More than 800 million people around the world lack access to clean drinking water. And according to the United Nations, the figure will swell to 3.3 billion by 2030.
More than 800 million people around the world lack access to clean drinking water. And according to the United Nations, the figure will swell to 3.3 billion by 2030. As seawater is already a vital source of drinking water in many parts of the world, the need to find smarter desalination methods increases by the day.
One of the fundamental challenges facing modern day water desalination is energy consumption. Desalination plants use vast amounts of fossil fuel-generated electricity, and in so doing, contribute to climate change.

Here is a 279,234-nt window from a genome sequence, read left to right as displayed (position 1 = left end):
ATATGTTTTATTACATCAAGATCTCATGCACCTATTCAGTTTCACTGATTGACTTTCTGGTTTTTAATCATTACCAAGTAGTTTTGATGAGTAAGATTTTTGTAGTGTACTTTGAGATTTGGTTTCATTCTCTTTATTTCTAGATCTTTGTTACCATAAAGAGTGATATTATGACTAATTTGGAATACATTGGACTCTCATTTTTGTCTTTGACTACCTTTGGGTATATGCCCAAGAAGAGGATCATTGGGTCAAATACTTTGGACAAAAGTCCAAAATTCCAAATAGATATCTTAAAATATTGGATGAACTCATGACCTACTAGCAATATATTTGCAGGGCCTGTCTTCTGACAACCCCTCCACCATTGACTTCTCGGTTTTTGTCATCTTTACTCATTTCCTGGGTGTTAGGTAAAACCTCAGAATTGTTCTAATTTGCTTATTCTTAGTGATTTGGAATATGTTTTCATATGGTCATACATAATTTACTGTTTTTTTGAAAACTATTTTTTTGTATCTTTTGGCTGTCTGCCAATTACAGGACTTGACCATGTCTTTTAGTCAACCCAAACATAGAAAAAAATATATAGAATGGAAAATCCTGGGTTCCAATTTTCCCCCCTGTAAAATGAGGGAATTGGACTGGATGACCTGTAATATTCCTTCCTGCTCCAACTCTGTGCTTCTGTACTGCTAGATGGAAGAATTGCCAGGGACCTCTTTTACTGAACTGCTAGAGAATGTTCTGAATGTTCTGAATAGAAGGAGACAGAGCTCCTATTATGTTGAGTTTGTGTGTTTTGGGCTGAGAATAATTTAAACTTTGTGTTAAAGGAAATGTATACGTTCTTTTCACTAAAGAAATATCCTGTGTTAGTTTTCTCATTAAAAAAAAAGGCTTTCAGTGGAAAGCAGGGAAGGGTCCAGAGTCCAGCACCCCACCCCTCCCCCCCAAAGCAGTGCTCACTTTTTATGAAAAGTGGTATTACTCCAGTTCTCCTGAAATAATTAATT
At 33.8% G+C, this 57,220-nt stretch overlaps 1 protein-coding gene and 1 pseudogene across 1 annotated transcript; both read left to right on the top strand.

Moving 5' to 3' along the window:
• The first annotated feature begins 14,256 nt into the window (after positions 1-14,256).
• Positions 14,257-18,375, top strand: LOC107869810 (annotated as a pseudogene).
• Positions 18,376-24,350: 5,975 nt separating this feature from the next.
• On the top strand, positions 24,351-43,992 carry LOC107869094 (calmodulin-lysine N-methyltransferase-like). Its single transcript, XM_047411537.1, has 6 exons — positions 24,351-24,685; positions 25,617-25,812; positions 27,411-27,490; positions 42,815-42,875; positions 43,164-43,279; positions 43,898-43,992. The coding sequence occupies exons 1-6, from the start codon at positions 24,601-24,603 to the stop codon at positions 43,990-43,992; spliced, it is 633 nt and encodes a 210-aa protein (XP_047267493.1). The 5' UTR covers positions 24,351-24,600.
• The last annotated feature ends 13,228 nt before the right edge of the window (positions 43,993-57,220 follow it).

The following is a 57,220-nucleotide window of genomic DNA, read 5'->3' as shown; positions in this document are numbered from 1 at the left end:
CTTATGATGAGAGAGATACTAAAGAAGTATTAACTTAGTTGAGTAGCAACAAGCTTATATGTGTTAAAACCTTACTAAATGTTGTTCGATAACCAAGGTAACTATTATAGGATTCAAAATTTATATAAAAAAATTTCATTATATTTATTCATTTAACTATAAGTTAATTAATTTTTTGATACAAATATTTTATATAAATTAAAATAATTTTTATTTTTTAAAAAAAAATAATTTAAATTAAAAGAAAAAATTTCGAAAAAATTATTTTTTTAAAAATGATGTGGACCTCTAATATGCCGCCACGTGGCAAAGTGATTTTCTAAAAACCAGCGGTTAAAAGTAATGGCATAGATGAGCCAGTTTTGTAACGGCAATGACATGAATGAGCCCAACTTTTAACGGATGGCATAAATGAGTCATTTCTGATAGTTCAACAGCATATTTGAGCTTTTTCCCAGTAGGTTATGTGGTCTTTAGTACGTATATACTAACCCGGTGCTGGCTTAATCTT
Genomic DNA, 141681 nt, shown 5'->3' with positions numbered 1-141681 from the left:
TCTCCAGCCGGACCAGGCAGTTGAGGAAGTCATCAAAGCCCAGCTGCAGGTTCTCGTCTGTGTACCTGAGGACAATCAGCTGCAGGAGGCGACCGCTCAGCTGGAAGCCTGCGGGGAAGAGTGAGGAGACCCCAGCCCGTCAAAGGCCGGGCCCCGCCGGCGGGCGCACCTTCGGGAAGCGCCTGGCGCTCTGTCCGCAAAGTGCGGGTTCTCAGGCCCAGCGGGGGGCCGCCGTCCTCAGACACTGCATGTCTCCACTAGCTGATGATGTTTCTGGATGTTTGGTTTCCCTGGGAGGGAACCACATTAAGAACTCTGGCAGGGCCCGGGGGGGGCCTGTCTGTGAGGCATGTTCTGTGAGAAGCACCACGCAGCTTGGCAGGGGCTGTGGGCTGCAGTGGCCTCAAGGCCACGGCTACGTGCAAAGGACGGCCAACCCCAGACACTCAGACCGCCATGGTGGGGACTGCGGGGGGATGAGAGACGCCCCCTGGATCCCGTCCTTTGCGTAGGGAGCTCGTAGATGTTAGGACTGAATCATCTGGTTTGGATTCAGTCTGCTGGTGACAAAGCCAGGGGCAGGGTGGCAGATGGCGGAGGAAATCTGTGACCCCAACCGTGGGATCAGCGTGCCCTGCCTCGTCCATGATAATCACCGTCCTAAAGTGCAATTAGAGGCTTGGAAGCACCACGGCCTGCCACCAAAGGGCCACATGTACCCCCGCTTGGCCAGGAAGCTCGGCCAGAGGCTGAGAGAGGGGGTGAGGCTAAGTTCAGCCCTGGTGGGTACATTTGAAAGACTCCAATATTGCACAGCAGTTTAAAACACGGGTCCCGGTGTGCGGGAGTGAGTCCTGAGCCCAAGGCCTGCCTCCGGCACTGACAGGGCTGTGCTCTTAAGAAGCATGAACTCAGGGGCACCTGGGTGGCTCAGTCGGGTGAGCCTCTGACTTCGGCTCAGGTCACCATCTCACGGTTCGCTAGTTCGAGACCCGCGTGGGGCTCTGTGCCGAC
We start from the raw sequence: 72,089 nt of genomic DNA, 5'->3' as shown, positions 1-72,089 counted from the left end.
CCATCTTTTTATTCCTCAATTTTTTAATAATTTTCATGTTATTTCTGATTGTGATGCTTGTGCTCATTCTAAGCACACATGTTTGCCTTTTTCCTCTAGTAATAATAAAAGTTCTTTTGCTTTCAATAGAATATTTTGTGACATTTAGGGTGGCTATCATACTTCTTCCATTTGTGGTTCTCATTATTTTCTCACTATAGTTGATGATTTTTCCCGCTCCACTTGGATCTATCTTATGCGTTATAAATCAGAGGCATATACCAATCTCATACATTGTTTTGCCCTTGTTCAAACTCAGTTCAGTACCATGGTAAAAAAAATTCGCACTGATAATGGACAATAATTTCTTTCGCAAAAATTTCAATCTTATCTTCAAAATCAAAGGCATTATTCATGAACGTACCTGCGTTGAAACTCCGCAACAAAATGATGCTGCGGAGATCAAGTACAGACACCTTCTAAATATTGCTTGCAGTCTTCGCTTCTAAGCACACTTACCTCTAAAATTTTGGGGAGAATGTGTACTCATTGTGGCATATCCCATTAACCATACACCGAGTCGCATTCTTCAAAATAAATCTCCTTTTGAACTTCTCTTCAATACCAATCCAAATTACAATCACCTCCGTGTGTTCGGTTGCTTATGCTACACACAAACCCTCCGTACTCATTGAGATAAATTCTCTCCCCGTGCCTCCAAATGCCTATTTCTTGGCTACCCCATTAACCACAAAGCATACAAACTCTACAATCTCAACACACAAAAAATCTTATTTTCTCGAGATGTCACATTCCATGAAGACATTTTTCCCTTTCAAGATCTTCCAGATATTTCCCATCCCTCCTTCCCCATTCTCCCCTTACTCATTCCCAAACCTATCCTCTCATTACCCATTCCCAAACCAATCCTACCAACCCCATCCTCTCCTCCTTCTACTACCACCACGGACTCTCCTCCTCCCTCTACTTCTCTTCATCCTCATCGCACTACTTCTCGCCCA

Jiwoong Lee, of the University of Copenhagen’s Department of Chemistry, has invented a groundbreaking technology that uses of CO2 to convert seawater into drinking water without electricity.
"It's a bit like the SodaStream machine that many people have in their kitchens. You add some CO2 to the water, after which a chemical process begins. But instead of using the CO2 for bubbly carbonation, we use it to separate salt from water," explains Jiwoong Lee, who, in addition to being a Department of Chemistry researcher and assistant professor, is the founder and CSO of CowaTech ApS, the spinout that patented his invention.
Continue reading at University of Copenhagen.
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